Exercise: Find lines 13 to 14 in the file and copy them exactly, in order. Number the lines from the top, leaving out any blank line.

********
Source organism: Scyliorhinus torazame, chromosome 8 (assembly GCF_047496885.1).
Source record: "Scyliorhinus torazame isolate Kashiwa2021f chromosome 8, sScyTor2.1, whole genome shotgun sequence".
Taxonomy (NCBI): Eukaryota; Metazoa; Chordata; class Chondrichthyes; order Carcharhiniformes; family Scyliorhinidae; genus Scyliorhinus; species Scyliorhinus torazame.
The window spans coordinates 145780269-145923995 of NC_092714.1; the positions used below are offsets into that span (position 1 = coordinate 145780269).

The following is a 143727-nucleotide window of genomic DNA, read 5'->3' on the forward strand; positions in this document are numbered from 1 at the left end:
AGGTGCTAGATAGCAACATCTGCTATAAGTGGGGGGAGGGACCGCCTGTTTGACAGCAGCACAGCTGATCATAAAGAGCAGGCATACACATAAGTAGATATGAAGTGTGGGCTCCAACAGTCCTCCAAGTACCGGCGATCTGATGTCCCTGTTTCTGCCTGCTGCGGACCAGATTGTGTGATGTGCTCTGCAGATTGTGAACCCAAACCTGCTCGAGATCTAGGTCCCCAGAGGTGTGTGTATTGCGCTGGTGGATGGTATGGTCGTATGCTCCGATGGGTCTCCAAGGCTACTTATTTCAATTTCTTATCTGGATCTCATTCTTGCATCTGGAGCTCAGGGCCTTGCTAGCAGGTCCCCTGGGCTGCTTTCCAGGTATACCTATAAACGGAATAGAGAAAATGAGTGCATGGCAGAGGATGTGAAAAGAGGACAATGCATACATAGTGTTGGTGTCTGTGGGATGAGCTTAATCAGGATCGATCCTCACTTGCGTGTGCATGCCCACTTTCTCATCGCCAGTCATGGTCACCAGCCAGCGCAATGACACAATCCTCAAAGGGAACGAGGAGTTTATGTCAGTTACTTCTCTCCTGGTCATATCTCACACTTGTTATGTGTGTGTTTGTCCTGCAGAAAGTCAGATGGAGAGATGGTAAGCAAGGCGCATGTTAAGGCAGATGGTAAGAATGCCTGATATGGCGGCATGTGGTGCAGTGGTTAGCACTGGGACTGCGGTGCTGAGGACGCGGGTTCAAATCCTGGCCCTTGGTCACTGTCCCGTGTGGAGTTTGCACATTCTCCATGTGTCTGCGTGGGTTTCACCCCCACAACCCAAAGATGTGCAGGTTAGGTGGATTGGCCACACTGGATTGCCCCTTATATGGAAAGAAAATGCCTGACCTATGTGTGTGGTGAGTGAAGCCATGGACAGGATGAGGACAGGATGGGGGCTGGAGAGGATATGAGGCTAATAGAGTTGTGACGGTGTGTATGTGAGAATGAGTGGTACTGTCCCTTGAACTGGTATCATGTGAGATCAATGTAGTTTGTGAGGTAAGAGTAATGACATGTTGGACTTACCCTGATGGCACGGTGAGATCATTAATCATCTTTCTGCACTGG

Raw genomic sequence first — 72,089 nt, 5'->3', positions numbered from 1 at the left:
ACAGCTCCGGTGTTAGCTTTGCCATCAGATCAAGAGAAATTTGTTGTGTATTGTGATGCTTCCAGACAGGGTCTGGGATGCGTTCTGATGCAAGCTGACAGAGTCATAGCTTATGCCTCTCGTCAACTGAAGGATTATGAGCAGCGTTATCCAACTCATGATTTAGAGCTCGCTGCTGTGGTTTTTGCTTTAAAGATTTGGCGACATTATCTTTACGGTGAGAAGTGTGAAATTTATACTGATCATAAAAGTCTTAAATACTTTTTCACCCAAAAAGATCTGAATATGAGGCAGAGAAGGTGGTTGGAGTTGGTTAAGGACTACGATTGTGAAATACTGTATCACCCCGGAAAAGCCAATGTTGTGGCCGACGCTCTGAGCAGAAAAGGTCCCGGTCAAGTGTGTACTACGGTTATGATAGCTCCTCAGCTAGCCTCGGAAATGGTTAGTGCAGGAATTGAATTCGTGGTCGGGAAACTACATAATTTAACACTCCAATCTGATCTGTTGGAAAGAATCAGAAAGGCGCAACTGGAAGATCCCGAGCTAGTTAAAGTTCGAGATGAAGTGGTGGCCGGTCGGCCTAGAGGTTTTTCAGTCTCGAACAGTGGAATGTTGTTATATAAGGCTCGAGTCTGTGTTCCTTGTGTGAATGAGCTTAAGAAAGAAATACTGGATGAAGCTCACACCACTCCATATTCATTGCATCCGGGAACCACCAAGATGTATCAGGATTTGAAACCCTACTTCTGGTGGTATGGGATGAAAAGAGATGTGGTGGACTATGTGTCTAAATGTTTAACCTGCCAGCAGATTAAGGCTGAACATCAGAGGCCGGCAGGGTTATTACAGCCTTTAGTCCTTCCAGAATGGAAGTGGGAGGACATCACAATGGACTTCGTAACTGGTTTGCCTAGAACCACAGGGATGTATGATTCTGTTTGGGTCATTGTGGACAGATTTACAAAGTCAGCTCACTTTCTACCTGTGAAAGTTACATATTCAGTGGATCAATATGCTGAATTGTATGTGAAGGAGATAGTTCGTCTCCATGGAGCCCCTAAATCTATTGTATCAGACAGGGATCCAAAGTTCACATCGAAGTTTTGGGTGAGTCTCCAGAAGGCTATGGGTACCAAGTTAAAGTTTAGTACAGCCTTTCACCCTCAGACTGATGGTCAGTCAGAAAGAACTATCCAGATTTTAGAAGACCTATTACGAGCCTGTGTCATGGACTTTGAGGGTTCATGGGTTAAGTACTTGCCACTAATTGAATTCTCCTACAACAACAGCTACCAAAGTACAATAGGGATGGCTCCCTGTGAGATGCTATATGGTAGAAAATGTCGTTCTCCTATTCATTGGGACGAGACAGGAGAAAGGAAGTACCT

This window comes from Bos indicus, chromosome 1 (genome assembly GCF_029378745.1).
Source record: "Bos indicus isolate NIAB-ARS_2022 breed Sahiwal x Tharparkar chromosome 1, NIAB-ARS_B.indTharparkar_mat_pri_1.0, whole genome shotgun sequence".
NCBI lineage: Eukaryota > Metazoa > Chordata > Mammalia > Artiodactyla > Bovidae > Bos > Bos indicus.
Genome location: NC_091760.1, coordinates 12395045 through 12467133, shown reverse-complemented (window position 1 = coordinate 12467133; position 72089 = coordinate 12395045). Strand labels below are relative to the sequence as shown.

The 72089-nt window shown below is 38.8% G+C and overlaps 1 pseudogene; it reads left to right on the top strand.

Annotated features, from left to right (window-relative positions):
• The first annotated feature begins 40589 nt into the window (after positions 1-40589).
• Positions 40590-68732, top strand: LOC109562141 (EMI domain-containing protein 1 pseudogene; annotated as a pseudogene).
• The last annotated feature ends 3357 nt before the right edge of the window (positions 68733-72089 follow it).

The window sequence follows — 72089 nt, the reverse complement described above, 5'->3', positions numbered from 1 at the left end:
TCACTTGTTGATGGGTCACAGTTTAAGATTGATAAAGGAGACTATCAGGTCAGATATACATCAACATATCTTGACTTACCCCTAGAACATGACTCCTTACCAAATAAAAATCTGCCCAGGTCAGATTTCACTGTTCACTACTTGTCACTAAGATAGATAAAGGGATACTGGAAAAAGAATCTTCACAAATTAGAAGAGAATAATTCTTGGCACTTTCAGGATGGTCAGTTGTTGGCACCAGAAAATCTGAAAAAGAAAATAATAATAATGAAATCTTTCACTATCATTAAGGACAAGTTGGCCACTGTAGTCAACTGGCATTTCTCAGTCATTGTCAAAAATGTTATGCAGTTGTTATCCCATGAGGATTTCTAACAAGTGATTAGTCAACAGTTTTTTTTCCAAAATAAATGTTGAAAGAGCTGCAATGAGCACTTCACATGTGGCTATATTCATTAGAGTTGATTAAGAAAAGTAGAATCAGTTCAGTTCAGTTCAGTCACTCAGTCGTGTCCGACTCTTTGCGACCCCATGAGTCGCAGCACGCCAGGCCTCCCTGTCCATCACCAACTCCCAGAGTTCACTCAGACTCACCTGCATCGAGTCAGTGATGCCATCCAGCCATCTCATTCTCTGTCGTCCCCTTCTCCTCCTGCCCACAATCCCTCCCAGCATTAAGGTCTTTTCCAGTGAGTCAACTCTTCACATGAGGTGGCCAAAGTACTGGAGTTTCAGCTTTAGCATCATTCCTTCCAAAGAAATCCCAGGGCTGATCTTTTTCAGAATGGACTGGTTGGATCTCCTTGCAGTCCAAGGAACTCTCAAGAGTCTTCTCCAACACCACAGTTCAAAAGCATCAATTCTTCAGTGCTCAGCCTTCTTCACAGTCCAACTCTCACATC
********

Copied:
The 72089-nt window shown below is 38.8% G+C and overlaps 1 pseudogene; it reads left to right on the top strand.

Annotated features, from left to right (window-relative positions):